A record number of women were killed in US-led coalition air strikes against Isis targets in Syria and Iraq last month, a monitoring tracking civilian casualties caused by airstrikes in the Middle East has said.
At least 57 women died in coalition air strikes in May, along with a minimum of 52 children, according to Airwars, a British non-profit organisation.
According to the group's estimates, last month was the second deadliest month for civilians since coalition air strikes began in August 2014, with likely civilian deaths from coalition air strikes rising by 23 per cent compared to April.
A minimum of between 348 and 521 civilians were killed across Syria and Iraq in likely coalition in air strikes, its May report found.
It has reported "an unprecedented and sustained rise" in reported civilian deaths since the campaigns to liberate the Isis-held cities of Raqqa and Mosul began to escalate in January.
In the first five months of this year, the group tracked a third more likely civilian deaths from coalition strikes in Iraq and Syria than during the entirety of 2016.
Such a rise supports Donald Trump's pledge to "bomb the s**t" out of Isis while he was campaigning to become President of the US.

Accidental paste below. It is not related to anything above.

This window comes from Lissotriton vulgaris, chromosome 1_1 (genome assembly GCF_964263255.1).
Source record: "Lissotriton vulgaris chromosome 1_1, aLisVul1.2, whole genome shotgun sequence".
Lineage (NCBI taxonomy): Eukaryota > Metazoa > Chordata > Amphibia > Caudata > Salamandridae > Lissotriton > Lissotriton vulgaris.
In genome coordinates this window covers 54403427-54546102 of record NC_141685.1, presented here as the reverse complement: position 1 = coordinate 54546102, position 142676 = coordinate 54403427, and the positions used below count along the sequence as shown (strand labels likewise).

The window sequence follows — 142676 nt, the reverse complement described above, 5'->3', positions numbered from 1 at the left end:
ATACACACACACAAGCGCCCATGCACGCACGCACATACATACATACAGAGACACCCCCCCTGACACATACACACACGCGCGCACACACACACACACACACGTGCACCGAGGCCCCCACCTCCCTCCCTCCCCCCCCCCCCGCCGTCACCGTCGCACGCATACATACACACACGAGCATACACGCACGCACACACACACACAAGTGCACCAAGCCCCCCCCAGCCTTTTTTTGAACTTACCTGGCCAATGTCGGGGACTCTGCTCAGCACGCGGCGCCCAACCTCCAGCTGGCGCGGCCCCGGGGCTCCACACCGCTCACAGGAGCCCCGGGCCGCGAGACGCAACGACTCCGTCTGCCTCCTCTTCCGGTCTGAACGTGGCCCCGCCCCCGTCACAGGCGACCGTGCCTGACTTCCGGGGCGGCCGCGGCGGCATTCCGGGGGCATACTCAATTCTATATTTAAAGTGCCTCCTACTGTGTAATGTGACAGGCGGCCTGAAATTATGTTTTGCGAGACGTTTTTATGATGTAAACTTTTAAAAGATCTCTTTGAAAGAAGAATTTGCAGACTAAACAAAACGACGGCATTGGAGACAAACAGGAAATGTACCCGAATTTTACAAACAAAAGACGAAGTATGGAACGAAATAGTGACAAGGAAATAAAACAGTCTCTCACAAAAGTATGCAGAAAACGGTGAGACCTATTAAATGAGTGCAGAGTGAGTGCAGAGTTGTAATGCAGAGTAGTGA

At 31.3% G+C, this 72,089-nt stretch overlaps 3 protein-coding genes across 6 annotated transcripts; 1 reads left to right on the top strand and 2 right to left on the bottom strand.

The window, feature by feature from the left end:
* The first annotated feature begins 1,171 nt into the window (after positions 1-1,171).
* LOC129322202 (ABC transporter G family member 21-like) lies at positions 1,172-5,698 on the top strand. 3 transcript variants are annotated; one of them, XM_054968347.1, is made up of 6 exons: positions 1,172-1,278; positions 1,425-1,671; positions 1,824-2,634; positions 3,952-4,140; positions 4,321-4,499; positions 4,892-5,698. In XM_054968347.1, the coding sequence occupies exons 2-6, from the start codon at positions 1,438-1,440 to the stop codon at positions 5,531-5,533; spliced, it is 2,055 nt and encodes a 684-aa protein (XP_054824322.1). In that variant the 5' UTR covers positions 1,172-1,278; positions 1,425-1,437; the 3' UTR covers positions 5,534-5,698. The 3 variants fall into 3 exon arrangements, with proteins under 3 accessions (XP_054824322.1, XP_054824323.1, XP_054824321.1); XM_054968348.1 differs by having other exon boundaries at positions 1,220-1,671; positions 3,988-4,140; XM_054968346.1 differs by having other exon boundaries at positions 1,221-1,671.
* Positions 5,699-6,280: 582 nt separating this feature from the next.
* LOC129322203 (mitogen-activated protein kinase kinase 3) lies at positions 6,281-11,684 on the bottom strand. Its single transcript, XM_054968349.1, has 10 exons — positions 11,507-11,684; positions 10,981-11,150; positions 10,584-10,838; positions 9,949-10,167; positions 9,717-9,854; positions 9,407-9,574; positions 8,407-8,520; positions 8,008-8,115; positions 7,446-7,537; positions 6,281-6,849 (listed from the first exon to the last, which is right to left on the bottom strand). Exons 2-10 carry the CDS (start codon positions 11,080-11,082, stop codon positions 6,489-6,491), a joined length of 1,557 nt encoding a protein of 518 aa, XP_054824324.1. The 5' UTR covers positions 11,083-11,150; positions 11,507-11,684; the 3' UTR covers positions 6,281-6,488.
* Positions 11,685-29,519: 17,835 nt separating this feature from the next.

Meanwhile, Russia has scaled down its campaign after a partial ceasefire was agreed in December 2016, meaning civilian casualties linked to the coalition outnumbered those allegedly perpetrated by Russia in Syria for the fifth month in a row.
Over two and a half times more casualty events were attributed to the coalition in Syria and Iraq than to Moscow's actions in Syria, the report said.
Airwars' report for May said more civilians are dying even though fewer targets are being hit in Raqqa, which they said suggests a possible change to the coalition's rules of engagement which is placing civilians in greater risk.
However, US military officials have previously insisted there have been no changes to the rules of engagement in Iraq and Syria, despite Mr Trump's campaign pledges.
It said as the campaigns to liberate Mosul and Raqqa intensified, civilians were repeatedly put at risk, whether in their homes or as they attempted to flee the wartorn cities and towns.
A CENTCOM spokesperson said: "The Coalition takes all allegations of civilian casualties seriously and assesses all credible allegations of possible civilian casualties.
"Coalition forces work diligently and deliberately to be precise in our air strikes. Coalition forces comply with the law of armed conflict and take all reasonable precautions during the planning and execution of air strikes to reduce the risk of harm to civilians.
"The Coalition respects human life and is assisting partner forces in their effort to liberate their land from Isis while safeguarding civilians. Our goal is always for zero civilian casualties."
Airwars uses various methods to investigate and confirm civilian casualties, relying on local news outlets, NGOs, civilian volunteers and social media.
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